Adding steam in the last section oven was reported to reduce Acrylamide formation in breads[xvii], it might therefore have potential in crackers and biscuits as well as they use higher temperatures as well. The general idea is that the moisture reduces the Maillard reaction (~120°) and after evaporation of the steam instantly the temperature range is that of Caramellisation (~160°). In breads also spraying a solution of Glycine[xviii] was reported to reduce Acrylamide levels and could therefore hold potential for other products.

Concluding

It is smart to firstly understand how much reduction is required to comply with (inter)national guidelines and potentially company guidelines. The socalled ‘low-hanging fruits’ should always be explored first:

  • Can Ammoniumbicarbonate be replaces by sodium- and calcium based leavening agents?
  • Does the addition of calciumbased salts (e.g. Calciumcarbonate) result in a similar product and lower the Acrylamide (potentially combined with less reducing sugars)?
  • Can we add something in or on the product which would prevent the formation of Acrylamide?
    (think of Glycine in or on the product, Cysteine in the product)

Removing monosaccharides (such as fructose or glucose/ dextrose) in either their crystalline form or as part of a syrup (invert, high fructose cornsyrup, glucose-fructose syrup, etc) can have a major impact of flavouring and colouring and is therefore not very logical for everyone to take. Adding an enzyme seems therefore a more logical step, however processing conditions should be considered as well as how to handle it.

Changing your (baking) process is even less obvious, but might come in convenient when looking at renewing or improving current capacities of equipment.


[i] Takashi Ohara, Takahisa Sato, Noboru Shimizu, Günter Prescher Helmut Schwind, Otto Weiberg, Klaus Marten, Helmut Greim (2003). "Acrylic Acid and Derivatives". Ullmann's Encyclopedia of Industrial Chemistry. Weinheim: Wiley-VCH

[ii]  "Acrylamide and Cancer Risk". American Cancer Society. 11 February 2019.

[iii] FoodDrinkEurope Acrylamide Toolbox 2019

[iv] Unpublished result of experiments of Bakery Academy client

[v]  Future of Flour, A compendium of flour improvement. Mühlenchemie 2006, Agrimedia

[vi] Proteins in Food Processing, Edited by R.Y. Yada, Woodhead Publishing Ltd, 2004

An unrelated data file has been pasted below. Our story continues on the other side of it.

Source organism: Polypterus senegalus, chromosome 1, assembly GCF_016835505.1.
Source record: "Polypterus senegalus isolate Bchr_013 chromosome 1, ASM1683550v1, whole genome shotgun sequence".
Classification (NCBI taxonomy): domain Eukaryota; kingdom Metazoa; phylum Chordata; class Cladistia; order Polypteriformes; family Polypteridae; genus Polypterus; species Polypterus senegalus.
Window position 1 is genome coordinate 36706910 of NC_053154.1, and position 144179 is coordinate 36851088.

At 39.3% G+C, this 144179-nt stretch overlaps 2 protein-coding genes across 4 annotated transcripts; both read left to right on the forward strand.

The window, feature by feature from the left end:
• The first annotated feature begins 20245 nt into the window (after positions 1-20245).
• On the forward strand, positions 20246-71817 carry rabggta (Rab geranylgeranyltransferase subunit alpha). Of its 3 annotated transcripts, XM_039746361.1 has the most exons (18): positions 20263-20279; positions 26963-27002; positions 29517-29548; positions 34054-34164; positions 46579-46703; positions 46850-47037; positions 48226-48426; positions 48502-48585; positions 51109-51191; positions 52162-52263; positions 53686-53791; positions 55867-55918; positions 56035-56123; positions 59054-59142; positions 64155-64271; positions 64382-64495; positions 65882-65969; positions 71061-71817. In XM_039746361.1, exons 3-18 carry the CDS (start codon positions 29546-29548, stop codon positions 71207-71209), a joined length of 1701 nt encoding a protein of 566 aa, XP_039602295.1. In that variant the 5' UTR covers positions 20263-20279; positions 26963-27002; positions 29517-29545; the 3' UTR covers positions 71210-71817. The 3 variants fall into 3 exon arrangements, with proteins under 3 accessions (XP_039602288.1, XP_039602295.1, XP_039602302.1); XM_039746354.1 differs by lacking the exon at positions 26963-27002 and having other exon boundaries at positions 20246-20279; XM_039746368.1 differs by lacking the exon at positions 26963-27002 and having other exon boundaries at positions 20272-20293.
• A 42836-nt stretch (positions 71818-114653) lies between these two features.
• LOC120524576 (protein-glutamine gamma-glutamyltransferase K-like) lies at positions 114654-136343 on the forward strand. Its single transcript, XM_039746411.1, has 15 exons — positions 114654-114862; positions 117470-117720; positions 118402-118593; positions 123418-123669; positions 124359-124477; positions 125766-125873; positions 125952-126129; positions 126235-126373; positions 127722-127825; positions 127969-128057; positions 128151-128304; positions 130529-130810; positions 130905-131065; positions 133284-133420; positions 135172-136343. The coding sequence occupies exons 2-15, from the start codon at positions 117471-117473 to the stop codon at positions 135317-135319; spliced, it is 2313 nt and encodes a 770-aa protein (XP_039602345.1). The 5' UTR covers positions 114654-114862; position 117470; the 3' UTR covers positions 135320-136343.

[vii] Kolek, E., Sˇ imko, P., Simon, P., 2006. Inhibition of Acrylamide formation in asparagine/D-glucose model system by NaCl addition. European Food Research and Technology 224, 283–284

[viii] Clayes, W.L., De Vleeshouwer, K., Hendrickx, M.E., 2005. Effect of amino acids on Acrylamide formation and elimination kinetics. Biotechnology Progress 21, 1525–1530.

[ix] Clayes, W.L., De Vleeshouwer, K., Hendrickx, M.E., 2005. Effect of amino acids on Acrylamide formation and elimination kinetics. Biotechnology Progress 21, 1525–1530.

[x] “Impact of formulation and technological factors on the Acrylamide content of wheat bread and bread rolls” by Achim Claus, Melanie Mongili, Georg Weisz, Andreas Schieber, Reinhold Carle, 2007, Elseviers Journal of Cereal Science 47 (2008), pages 546 - 554

[xi] Chang, Ke- Liang Bruce, Jen-Shiang Wang, and Wen-Chieh Sung. "Calcium Salts Reduce Acrylamide Formation and Improve Qualities of Cookies." Journal of Food and Nutrition Research 2, no. 11 (2014): 857-866.

[xii] Adopted from FoodDrinkEurope Acrylamide Toolbox 2019

[xiii] “Impact of additives to lower the formation of Acrylamide in a potato model system through pH reduction and other mechanisms”, Food Chemistry, Elsevier, Volume 107, Issue 1, 1 March 2008, Pages 26-31

[xiv] Anese, M., Quarta, B. and Frias, J.M. (2011) Modelling the Effect of Asparaginase in Reducing Acrylamide Formation in Biscuits, Food Chemistry, Vol. 126, no. 2, 15, Pages 435-440

[xv] Bråthen, Erland & Knutsen, Svein. (2005). Effect of temperature and time on the formation of Acrylamide in starch-based and cereal model systems, flat breads and bread. Food Chemistry. 92. 693-700.

[xvi] “Impact of formulation and technological factors on the Acrylamide content of wheat bread and bread rolls” by Achim Claus, Melanie Mongili, Georg Weisz, Andreas Schieber, Reinhold Carle, 2007, Elseviers Journal of Cereal Science 47 (2008), pages 546 - 554

[xvii] İşleroğlu, Hilal & Kemerli, Tansel & Sakin-Yilmazer, Melike & Guven, Gonul & Ozdestan, Ozgul & Uren, Ali & Kaymak-Ertekin, Figen. (2012). Effect of Steam Baking on Acrylamide Formation and Browning Kinetics of Cookies. Journal of food science.

[xviii] Fink, Martin & Andersson, Roger & Rosén, Johan & Åman, Per. (2006). Effect of Added Asparagine and Glycine on Acrylamide Content in Yeast-Leavened Bread. Cereal Chemistry.

Leading image: By papillondream/Shutterstock.com